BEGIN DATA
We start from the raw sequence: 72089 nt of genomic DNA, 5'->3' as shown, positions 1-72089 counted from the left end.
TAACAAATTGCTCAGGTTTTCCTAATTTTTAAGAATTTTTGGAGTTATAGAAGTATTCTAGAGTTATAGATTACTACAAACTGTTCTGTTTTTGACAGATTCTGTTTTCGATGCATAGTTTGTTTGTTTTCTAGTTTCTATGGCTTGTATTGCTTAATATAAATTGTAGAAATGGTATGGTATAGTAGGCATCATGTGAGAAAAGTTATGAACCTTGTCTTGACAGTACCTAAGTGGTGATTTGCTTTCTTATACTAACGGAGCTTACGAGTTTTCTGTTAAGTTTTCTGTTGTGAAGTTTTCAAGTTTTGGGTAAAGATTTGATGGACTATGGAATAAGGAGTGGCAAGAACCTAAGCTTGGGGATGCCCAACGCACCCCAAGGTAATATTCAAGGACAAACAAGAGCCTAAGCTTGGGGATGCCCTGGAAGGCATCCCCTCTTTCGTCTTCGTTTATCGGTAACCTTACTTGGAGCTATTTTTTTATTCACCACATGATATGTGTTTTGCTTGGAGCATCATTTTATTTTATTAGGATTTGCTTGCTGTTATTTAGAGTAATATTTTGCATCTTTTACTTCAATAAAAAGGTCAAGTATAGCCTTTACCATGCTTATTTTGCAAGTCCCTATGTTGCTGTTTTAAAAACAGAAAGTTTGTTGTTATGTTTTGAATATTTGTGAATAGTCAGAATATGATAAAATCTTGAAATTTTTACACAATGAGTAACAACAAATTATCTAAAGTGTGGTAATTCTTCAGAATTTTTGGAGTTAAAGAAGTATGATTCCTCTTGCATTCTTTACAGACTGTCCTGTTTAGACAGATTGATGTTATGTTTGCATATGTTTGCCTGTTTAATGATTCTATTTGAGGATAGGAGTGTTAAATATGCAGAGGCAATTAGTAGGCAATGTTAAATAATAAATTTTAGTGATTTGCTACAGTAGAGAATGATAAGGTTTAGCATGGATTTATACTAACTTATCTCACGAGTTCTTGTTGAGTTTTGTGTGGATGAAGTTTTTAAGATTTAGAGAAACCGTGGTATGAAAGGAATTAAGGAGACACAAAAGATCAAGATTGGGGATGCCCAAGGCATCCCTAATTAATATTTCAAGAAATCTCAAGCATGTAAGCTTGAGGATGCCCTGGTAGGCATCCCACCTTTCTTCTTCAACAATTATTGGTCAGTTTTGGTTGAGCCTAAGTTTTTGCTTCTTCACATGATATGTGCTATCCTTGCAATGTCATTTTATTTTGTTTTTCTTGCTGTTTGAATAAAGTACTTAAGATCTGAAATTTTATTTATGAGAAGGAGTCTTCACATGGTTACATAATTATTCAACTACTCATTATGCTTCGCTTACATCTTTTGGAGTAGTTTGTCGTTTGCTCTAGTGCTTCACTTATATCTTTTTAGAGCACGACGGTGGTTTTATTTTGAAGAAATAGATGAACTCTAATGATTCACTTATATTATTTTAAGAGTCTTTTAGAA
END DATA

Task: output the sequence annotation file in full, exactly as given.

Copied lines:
We start from the raw sequence: 72089 nt of genomic DNA, 5'->3' as shown, positions 1-72089 counted from the left end.
TAACAAATTGCTCAGGTTTTCCTAATTTTTAAGAATTTTTGGAGTTATAGAAGTATTCTAGAGTTATAGATTACTACAAACTGTTCTGTTTTTGACAGATTCTGTTTTCGATGCATAGTTTGTTTGTTTTCTAGTTTCTATGGCTTGTATTGCTTAATATAAATTGTAGAAATGGTATGGTATAGTAGGCATCATGTGAGAAAAGTTATGAACCTTGTCTTGACAGTACCTAAGTGGTGATTTGCTTTCTTATACTAACGGAGCTTACGAGTTTTCTGTTAAGTTTTCTGTTGTGAAGTTTTCAAGTTTTGGGTAAAGATTTGATGGACTATGGAATAAGGAGTGGCAAGAACCTAAGCTTGGGGATGCCCAACGCACCCCAAGGTAATATTCAAGGACAAACAAGAGCCTAAGCTTGGGGATGCCCTGGAAGGCATCCCCTCTTTCGTCTTCGTTTATCGGTAACCTTACTTGGAGCTATTTTTTTATTCACCACATGATATGTGTTTTGCTTGGAGCATCATTTTATTTTATTAGGATTTGCTTGCTGTTATTTAGAGTAATATTTTGCATCTTTTACTTCAATAAAAAGGTCAAGTATAGCCTTTACCATGCTTATTTTGCAAGTCCCTATGTTGCTGTTTTAAAAACAGAAAGTTTGTTGTTATGTTTTGAATATTTGTGAATAGTCAGAATATGATAAAATCTTGAAATTTTTACACAATGAGTAACAACAAATTATCTAAAGTGTGGTAATTCTTCAGAATTTTTGGAGTTAAAGAAGTATGATTCCTCTTGCATTCTTTACAGACTGTCCTGTTTAGACAGATTGATGTTATGTTTGCATATGTTTGCCTGTTTAATGATTCTATTTGAGGATAGGAGTGTTAAATATGCAGAGGCAATTAGTAGGCAATGTTAAATAATAAATTTTAGTGATTTGCTACAGTAGAGAATGATAAGGTTTAGCATGGATTTATACTAACTTATCTCACGAGTTCTTGTTGAGTTTTGTGTGGATGAAGTTTTTAAGATTTAGAGAAACCGTGGTATGAAAGGAATTAAGGAGACACAAAAGATCAAGATTGGGGATGCCCAAGGCATCCCTAATTAATATTTCAAGAAATCTCAAGCATGTAAGCTTGAGGATGCCCTGGTAGGCATCCCACCTTTCTTCTTCAACAATTATTGGTCAGTTTTGGTTGAGCCTAAGTTTTTGCTTCTTCACATGATATGTGCTATCCTTGCAATGTCATTTTATTTTGTTTTTCTTGCTGTTTGAATAAAGTACTTAAGATCTGAAATTTTATTTATGAGAAGGAGTCTTCACATGGTTACATAATTATTCAACTACTCATTATGCTTCGCTTACATCTTTTGGAGTAGTTTGTCGTTTGCTCTAGTGCTTCACTTATATCTTTTTAGAGCACGACGGTGGTTTTATTTTGAAGAAATAGATGAACTCTAATGATTCACTTATATTATTTTAAGAGTCTTTTAGAA